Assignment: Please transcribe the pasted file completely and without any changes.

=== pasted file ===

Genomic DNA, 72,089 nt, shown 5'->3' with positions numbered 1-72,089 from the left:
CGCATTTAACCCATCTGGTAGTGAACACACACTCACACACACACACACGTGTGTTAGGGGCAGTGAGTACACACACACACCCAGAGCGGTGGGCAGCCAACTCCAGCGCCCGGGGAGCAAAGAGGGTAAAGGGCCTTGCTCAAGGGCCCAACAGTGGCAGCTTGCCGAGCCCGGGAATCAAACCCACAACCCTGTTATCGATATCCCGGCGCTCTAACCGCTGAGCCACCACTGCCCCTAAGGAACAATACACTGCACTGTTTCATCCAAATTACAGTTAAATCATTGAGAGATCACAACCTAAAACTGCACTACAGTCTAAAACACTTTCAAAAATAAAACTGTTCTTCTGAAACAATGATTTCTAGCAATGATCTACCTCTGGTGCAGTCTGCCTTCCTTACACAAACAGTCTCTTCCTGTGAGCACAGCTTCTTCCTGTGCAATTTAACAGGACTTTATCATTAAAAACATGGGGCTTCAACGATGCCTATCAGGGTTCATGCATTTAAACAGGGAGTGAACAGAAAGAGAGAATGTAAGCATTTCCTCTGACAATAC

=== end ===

Genomic DNA, 72,089 nt, shown 5'->3' with positions numbered 1-72,089 from the left:
CGCATTTAACCCATCTGGTAGTGAACACACACTCACACACACACACACGTGTGTTAGGGGCAGTGAGTACACACACACACCCAGAGCGGTGGGCAGCCAACTCCAGCGCCCGGGGAGCAAAGAGGGTAAAGGGCCTTGCTCAAGGGCCCAACAGTGGCAGCTTGCCGAGCCCGGGAATCAAACCCACAACCCTGTTATCGATATCCCGGCGCTCTAACCGCTGAGCCACCACTGCCCCTAAGGAACAATACACTGCACTGTTTCATCCAAATTACAGTTAAATCATTGAGAGATCACAACCTAAAACTGCACTACAGTCTAAAACACTTTCAAAAATAAAACTGTTCTTCTGAAACAATGATTTCTAGCAATGATCTACCTCTGGTGCAGTCTGCCTTCCTTACACAAACAGTCTCTTCCTGTGAGCACAGCTTCTTCCTGTGCAATTTAACAGGACTTTATCATTAAAAACATGGGGCTTCAACGATGCCTATCAGGGTTCATGCATTTAAACAGGGAGTGAACAGAAAGAGAGAATGTAAGCATTTCCTCTGACAATAC